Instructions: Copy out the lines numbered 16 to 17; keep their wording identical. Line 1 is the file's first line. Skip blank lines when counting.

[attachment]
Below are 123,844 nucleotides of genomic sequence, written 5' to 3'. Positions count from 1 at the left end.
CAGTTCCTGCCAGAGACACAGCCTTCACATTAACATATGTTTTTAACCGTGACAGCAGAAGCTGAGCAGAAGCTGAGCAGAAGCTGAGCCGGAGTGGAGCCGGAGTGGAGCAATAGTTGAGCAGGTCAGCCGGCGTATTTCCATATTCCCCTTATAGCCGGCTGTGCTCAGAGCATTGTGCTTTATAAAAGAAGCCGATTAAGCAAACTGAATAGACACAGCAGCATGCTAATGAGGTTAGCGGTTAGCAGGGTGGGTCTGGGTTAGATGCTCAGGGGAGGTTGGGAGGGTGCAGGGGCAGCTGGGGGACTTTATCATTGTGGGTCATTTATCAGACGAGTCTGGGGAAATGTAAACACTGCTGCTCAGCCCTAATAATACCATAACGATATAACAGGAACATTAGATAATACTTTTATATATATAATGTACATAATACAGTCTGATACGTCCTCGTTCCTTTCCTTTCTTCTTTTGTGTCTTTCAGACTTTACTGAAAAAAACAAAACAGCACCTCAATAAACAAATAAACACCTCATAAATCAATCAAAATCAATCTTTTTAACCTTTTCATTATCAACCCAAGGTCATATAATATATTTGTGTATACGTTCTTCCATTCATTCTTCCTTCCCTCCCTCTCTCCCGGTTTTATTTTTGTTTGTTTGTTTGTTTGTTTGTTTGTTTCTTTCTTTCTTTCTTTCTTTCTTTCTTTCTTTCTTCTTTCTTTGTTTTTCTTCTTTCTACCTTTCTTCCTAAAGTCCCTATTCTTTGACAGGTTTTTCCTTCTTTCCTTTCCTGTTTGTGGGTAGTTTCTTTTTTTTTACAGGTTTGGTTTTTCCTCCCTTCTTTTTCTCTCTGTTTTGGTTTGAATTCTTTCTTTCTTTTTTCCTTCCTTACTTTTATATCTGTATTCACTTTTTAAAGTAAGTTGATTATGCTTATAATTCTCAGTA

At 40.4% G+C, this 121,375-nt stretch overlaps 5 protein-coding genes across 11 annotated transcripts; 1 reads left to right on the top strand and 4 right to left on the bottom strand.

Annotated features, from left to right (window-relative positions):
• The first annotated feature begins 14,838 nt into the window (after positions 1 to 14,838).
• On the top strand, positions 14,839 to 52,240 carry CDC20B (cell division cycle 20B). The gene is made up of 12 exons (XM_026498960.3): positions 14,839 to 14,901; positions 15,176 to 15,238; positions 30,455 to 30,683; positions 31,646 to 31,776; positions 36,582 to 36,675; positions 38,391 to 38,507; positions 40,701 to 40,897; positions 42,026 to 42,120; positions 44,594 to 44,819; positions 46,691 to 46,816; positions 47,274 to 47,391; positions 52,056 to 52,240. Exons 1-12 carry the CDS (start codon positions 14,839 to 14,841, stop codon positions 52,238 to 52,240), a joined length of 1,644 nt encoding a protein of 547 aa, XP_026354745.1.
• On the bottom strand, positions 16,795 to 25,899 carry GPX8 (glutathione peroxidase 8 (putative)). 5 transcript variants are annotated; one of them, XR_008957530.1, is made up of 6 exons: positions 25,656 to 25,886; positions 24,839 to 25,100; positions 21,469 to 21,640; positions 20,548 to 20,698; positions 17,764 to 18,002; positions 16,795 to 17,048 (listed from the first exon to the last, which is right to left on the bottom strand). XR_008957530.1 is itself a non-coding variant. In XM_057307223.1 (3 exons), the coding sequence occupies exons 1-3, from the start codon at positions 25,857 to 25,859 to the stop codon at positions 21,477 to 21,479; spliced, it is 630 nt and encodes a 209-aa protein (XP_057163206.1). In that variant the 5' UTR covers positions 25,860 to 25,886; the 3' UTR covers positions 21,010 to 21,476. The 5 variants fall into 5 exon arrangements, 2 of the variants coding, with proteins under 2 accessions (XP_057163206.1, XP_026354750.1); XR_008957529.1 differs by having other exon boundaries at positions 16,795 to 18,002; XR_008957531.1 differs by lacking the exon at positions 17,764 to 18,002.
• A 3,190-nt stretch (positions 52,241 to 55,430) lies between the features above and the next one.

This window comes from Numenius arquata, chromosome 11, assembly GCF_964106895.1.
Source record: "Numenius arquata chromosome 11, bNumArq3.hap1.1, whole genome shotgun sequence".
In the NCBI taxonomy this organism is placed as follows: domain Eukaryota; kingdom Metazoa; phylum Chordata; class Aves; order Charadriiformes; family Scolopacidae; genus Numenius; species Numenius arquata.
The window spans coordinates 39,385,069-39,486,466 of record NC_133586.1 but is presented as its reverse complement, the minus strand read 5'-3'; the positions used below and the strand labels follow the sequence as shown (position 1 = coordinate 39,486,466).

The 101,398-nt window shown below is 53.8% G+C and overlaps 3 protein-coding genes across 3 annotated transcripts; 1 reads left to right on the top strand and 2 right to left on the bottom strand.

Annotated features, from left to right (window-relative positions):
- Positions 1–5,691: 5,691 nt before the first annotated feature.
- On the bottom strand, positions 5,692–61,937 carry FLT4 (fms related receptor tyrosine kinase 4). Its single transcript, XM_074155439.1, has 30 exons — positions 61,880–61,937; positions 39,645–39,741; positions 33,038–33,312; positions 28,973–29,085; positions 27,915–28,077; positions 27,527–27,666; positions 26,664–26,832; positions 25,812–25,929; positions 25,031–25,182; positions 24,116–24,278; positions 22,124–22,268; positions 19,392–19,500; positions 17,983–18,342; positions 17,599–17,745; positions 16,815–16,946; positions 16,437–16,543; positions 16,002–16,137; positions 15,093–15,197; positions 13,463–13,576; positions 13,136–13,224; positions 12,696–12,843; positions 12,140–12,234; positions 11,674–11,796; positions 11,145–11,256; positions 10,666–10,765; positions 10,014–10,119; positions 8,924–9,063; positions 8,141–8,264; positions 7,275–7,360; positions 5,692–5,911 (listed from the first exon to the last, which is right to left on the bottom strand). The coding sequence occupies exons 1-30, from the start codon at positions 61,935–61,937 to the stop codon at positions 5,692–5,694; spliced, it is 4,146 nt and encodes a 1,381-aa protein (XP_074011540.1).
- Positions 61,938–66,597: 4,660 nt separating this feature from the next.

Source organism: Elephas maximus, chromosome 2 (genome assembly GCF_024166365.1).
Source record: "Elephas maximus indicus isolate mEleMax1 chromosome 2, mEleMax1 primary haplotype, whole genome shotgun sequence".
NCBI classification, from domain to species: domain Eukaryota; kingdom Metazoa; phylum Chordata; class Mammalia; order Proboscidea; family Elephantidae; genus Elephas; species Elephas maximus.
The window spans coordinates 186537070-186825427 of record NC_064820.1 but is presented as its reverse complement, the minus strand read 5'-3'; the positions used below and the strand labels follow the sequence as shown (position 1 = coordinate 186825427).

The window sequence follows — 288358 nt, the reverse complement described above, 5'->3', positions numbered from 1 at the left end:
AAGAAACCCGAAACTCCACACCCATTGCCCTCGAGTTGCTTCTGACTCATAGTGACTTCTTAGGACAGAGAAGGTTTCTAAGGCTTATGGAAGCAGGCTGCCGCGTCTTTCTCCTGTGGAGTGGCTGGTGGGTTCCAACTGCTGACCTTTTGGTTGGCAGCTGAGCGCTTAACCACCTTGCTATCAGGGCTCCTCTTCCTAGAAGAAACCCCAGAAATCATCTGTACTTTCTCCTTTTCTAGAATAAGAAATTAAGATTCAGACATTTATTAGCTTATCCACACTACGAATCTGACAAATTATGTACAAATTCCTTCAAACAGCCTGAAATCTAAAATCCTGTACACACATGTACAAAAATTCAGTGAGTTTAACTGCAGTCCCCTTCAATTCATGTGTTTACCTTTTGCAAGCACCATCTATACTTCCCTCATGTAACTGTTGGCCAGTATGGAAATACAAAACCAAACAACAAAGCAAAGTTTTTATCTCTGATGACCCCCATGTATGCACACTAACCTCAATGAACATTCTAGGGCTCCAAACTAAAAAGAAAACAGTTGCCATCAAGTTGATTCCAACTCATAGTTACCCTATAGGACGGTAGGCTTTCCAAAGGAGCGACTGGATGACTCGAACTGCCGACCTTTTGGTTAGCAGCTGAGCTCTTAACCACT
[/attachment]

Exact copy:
- On the bottom strand, positions 5,692–61,937 carry FLT4 (fms related receptor tyrosine kinase 4). Its single transcript, XM_074155439.1, has 30 exons — positions 61,880–61,937; positions 39,645–39,741; positions 33,038–33,312; positions 28,973–29,085; positions 27,915–28,077; positions 27,527–27,666; positions 26,664–26,832; positions 25,812–25,929; positions 25,031–25,182; positions 24,116–24,278; positions 22,124–22,268; positions 19,392–19,500; positions 17,983–18,342; positions 17,599–17,745; positions 16,815–16,946; positions 16,437–16,543; positions 16,002–16,137; positions 15,093–15,197; positions 13,463–13,576; positions 13,136–13,224; positions 12,696–12,843; positions 12,140–12,234; positions 11,674–11,796; positions 11,145–11,256; positions 10,666–10,765; positions 10,014–10,119; positions 8,924–9,063; positions 8,141–8,264; positions 7,275–7,360; positions 5,692–5,911 (listed from the first exon to the last, which is right to left on the bottom strand). The coding sequence occupies exons 1-30, from the start codon at positions 61,935–61,937 to the stop codon at positions 5,692–5,694; spliced, it is 4,146 nt and encodes a 1,381-aa protein (XP_074011540.1).
- Positions 61,938–66,597: 4,660 nt separating this feature from the next.